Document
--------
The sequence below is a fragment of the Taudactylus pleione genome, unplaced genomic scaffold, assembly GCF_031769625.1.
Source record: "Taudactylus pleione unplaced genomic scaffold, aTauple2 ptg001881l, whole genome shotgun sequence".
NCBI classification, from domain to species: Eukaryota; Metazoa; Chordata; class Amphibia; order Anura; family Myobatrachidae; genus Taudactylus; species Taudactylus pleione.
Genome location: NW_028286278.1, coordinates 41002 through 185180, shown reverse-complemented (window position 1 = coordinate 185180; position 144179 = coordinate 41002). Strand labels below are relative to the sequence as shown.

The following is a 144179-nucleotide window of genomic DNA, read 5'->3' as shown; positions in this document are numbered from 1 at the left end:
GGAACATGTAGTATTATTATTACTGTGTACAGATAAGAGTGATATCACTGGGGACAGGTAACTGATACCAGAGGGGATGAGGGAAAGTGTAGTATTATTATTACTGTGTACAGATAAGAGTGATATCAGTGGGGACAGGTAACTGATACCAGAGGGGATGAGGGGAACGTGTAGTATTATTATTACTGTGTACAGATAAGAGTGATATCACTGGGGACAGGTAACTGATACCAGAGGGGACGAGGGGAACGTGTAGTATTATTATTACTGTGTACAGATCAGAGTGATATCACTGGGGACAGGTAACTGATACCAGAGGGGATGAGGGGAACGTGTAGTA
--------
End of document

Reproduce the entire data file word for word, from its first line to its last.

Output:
The sequence below is a fragment of the Taudactylus pleione genome, unplaced genomic scaffold, assembly GCF_031769625.1.
Source record: "Taudactylus pleione unplaced genomic scaffold, aTauple2 ptg001881l, whole genome shotgun sequence".
NCBI classification, from domain to species: Eukaryota; Metazoa; Chordata; class Amphibia; order Anura; family Myobatrachidae; genus Taudactylus; species Taudactylus pleione.
Genome location: NW_028286278.1, coordinates 41002 through 185180, shown reverse-complemented (window position 1 = coordinate 185180; position 144179 = coordinate 41002). Strand labels below are relative to the sequence as shown.

The following is a 144179-nucleotide window of genomic DNA, read 5'->3' as shown; positions in this document are numbered from 1 at the left end:
GGAACATGTAGTATTATTATTACTGTGTACAGATAAGAGTGATATCACTGGGGACAGGTAACTGATACCAGAGGGGATGAGGGAAAGTGTAGTATTATTATTACTGTGTACAGATAAGAGTGATATCAGTGGGGACAGGTAACTGATACCAGAGGGGATGAGGGGAACGTGTAGTATTATTATTACTGTGTACAGATAAGAGTGATATCACTGGGGACAGGTAACTGATACCAGAGGGGACGAGGGGAACGTGTAGTATTATTATTACTGTGTACAGATCAGAGTGATATCACTGGGGACAGGTAACTGATACCAGAGGGGATGAGGGGAACGTGTAGTA